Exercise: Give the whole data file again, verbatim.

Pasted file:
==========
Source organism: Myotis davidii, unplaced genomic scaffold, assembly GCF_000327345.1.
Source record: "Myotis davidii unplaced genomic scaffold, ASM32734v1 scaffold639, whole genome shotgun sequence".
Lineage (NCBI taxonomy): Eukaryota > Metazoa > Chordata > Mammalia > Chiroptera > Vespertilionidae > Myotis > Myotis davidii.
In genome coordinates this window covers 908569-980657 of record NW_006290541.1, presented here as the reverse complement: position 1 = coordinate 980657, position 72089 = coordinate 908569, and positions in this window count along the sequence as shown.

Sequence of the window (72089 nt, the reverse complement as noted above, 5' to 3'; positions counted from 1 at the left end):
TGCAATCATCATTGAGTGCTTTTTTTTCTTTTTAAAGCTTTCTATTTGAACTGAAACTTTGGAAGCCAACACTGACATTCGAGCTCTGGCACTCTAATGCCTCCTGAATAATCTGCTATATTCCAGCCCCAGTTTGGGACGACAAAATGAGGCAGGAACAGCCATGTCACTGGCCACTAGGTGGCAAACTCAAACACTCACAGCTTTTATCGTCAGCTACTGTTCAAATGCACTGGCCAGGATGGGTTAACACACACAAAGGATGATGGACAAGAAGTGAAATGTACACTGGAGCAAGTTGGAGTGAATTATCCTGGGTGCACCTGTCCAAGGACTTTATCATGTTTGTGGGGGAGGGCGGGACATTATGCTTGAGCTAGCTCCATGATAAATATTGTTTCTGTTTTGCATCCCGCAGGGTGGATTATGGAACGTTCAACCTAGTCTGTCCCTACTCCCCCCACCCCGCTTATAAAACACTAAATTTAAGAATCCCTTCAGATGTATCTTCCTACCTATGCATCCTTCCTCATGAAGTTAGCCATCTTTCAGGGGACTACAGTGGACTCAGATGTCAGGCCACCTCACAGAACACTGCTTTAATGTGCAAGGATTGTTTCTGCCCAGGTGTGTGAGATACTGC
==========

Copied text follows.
Source organism: Myotis davidii, unplaced genomic scaffold, assembly GCF_000327345.1.
Source record: "Myotis davidii unplaced genomic scaffold, ASM32734v1 scaffold639, whole genome shotgun sequence".
Lineage (NCBI taxonomy): Eukaryota > Metazoa > Chordata > Mammalia > Chiroptera > Vespertilionidae > Myotis > Myotis davidii.
In genome coordinates this window covers 908569-980657 of record NW_006290541.1, presented here as the reverse complement: position 1 = coordinate 980657, position 72089 = coordinate 908569, and positions in this window count along the sequence as shown.

Sequence of the window (72089 nt, the reverse complement as noted above, 5' to 3'; positions counted from 1 at the left end):
TGCAATCATCATTGAGTGCTTTTTTTTCTTTTTAAAGCTTTCTATTTGAACTGAAACTTTGGAAGCCAACACTGACATTCGAGCTCTGGCACTCTAATGCCTCCTGAATAATCTGCTATATTCCAGCCCCAGTTTGGGACGACAAAATGAGGCAGGAACAGCCATGTCACTGGCCACTAGGTGGCAAACTCAAACACTCACAGCTTTTATCGTCAGCTACTGTTCAAATGCACTGGCCAGGATGGGTTAACACACACAAAGGATGATGGACAAGAAGTGAAATGTACACTGGAGCAAGTTGGAGTGAATTATCCTGGGTGCACCTGTCCAAGGACTTTATCATGTTTGTGGGGGAGGGCGGGACATTATGCTTGAGCTAGCTCCATGATAAATATTGTTTCTGTTTTGCATCCCGCAGGGTGGATTATGGAACGTTCAACCTAGTCTGTCCCTACTCCCCCCACCCCGCTTATAAAACACTAAATTTAAGAATCCCTTCAGATGTATCTTCCTACCTATGCATCCTTCCTCATGAAGTTAGCCATCTTTCAGGGGACTACAGTGGACTCAGATGTCAGGCCACCTCACAGAACACTGCTTTAATGTGCAAGGATTGTTTCTGCCCAGGTGTGTGAGATACTGC